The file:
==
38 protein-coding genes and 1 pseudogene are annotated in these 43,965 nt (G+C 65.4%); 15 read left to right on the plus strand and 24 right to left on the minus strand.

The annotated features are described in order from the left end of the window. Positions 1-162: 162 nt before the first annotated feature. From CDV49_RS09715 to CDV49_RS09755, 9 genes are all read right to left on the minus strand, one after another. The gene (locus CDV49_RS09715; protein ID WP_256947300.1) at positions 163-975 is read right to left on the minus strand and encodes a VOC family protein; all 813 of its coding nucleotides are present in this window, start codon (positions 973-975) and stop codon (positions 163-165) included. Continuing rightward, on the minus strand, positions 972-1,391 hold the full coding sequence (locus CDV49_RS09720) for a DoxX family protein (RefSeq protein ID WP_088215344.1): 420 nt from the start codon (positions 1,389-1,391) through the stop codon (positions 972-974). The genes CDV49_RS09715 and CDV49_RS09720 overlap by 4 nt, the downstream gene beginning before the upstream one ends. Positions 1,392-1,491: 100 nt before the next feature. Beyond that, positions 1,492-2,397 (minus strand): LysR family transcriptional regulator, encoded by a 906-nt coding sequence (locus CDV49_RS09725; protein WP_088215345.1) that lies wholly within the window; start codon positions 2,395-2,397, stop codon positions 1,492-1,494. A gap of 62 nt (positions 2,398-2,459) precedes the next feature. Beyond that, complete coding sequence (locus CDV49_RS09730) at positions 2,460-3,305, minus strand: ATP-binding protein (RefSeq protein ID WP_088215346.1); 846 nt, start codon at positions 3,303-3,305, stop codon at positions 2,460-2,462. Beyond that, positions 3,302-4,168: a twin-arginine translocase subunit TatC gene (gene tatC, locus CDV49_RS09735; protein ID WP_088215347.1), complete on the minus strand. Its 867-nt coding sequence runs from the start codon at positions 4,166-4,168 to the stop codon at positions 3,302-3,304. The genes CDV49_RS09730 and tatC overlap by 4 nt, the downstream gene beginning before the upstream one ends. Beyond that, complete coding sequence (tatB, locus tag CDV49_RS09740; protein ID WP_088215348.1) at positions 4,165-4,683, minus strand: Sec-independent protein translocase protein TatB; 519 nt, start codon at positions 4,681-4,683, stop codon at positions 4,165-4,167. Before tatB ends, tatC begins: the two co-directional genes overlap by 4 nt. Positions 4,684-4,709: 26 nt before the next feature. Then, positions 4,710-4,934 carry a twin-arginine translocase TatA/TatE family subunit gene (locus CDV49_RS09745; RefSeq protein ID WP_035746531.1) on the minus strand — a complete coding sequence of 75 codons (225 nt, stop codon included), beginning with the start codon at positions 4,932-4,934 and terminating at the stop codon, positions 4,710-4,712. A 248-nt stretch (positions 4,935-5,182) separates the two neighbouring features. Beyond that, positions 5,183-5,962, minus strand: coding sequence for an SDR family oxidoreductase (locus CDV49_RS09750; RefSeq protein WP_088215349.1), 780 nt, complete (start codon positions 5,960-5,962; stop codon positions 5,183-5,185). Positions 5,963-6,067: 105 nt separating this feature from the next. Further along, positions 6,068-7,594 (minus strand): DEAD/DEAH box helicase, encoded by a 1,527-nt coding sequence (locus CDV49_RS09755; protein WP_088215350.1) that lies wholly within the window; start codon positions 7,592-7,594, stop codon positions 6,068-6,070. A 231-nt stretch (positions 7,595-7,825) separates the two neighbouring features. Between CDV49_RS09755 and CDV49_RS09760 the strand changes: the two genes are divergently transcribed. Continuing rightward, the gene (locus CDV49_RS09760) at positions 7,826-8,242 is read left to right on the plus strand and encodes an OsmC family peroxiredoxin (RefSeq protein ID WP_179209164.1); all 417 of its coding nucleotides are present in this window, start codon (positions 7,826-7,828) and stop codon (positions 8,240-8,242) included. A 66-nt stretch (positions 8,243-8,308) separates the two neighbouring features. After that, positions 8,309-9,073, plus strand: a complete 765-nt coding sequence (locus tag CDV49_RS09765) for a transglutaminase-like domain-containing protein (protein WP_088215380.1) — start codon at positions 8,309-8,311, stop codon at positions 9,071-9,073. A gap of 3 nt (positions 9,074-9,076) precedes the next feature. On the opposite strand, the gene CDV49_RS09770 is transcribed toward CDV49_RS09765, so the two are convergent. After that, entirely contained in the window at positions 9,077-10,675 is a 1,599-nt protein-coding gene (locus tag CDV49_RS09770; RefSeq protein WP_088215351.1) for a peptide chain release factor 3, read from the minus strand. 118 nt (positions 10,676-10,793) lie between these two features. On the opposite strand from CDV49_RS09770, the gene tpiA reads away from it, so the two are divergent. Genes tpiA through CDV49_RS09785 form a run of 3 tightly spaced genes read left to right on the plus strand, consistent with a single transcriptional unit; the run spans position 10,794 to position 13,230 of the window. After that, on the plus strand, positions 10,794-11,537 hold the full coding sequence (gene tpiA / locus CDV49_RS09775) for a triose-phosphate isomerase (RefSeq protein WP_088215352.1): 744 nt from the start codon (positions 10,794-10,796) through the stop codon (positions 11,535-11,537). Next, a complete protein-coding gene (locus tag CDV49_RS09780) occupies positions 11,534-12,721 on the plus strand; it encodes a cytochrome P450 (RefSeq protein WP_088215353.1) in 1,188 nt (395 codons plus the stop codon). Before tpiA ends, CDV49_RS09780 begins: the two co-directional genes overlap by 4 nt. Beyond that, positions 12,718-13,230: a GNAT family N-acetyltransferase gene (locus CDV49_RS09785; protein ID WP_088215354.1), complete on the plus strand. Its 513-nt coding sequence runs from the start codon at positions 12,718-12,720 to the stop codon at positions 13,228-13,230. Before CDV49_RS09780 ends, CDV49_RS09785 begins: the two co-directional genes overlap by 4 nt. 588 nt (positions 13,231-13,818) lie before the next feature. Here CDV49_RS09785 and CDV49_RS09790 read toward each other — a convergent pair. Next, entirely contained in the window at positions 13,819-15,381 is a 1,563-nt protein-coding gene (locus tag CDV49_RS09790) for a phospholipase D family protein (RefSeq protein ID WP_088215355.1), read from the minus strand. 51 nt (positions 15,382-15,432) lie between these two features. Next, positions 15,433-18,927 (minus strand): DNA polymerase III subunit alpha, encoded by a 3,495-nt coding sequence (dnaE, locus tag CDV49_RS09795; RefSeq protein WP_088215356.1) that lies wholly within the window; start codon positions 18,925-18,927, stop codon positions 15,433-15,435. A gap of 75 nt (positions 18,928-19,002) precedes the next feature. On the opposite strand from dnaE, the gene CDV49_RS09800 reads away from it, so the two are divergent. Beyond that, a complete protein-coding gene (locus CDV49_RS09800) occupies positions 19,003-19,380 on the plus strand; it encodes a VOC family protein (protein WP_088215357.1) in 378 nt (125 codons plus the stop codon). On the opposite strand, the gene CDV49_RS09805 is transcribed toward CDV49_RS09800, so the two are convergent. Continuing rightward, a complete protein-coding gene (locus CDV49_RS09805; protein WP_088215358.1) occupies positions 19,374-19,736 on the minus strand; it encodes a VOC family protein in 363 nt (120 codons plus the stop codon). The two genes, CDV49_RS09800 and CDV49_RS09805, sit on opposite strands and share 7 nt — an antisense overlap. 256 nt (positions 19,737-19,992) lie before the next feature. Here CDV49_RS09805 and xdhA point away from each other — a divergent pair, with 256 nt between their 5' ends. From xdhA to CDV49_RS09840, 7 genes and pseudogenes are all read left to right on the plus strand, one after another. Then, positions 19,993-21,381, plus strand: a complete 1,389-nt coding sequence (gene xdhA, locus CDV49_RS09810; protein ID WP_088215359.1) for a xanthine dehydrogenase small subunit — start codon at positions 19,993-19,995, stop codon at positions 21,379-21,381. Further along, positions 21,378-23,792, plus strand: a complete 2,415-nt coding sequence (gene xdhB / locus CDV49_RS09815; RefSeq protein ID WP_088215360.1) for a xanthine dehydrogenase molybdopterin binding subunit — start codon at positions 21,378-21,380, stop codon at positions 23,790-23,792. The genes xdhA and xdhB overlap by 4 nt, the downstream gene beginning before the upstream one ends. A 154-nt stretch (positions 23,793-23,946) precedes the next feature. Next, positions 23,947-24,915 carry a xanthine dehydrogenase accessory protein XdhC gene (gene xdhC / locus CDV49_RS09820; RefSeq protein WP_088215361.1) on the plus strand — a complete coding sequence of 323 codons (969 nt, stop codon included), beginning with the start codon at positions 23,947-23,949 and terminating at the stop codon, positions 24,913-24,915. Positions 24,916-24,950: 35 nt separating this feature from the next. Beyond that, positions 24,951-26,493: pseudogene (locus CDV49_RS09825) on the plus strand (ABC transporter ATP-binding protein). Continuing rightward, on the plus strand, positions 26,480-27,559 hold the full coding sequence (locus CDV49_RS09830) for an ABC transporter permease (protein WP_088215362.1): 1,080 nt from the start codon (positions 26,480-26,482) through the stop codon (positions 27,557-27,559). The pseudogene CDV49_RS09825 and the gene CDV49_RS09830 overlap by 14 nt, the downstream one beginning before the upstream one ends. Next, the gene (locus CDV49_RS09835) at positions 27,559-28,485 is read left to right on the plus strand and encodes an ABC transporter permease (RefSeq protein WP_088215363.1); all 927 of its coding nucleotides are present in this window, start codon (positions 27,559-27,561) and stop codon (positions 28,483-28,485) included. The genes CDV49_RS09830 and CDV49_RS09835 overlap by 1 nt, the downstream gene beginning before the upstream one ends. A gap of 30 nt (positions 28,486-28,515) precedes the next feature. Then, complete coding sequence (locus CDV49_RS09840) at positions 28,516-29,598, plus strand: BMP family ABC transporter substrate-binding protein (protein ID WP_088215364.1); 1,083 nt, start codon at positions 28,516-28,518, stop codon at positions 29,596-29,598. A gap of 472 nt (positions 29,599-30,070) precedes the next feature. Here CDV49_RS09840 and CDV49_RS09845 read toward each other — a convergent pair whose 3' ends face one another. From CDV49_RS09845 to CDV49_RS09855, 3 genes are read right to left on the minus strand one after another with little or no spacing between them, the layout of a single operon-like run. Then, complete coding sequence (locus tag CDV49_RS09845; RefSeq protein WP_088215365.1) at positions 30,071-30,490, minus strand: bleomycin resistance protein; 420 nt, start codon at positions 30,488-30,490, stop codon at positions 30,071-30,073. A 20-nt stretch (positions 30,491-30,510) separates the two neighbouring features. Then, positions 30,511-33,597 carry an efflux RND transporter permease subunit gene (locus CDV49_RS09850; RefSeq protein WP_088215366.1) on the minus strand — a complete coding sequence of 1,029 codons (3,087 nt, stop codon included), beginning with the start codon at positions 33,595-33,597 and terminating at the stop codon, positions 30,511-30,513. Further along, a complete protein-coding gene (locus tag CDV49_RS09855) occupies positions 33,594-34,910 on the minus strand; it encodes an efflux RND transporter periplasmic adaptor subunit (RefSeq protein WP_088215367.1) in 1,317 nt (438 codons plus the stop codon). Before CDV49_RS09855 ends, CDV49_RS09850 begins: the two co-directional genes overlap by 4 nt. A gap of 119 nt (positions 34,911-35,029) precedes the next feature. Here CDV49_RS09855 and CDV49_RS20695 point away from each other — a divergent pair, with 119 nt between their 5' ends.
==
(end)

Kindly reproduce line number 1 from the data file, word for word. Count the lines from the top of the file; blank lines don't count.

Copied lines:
38 protein-coding genes and 1 pseudogene are annotated in these 43,965 nt (G+C 65.4%); 15 read left to right on the plus strand and 24 right to left on the minus strand.